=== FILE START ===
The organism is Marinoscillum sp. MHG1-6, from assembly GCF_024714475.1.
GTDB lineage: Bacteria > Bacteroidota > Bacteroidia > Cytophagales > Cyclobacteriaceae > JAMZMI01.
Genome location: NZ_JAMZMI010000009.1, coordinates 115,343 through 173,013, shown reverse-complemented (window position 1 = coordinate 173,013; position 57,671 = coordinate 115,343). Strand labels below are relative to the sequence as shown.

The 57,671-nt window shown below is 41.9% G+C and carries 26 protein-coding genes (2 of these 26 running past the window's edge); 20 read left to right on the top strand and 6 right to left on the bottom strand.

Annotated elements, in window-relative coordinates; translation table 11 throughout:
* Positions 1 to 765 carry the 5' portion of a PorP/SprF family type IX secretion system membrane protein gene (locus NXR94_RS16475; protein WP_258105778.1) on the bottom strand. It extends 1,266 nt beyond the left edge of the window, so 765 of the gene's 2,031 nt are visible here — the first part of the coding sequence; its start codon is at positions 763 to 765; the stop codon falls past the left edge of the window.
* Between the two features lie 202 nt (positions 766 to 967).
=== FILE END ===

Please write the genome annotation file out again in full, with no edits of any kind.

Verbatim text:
The organism is Marinoscillum sp. MHG1-6, from assembly GCF_024714475.1.
GTDB lineage: Bacteria > Bacteroidota > Bacteroidia > Cytophagales > Cyclobacteriaceae > JAMZMI01.
Genome location: NZ_JAMZMI010000009.1, coordinates 115,343 through 173,013, shown reverse-complemented (window position 1 = coordinate 173,013; position 57,671 = coordinate 115,343). Strand labels below are relative to the sequence as shown.

The 57,671-nt window shown below is 41.9% G+C and carries 26 protein-coding genes (2 of these 26 running past the window's edge); 20 read left to right on the top strand and 6 right to left on the bottom strand.

Annotated elements, in window-relative coordinates; translation table 11 throughout:
* Positions 1 to 765 carry the 5' portion of a PorP/SprF family type IX secretion system membrane protein gene (locus NXR94_RS16475; protein WP_258105778.1) on the bottom strand. It extends 1,266 nt beyond the left edge of the window, so 765 of the gene's 2,031 nt are visible here — the first part of the coding sequence; its start codon is at positions 763 to 765; the stop codon falls past the left edge of the window.
* Between the two features lie 202 nt (positions 766 to 967).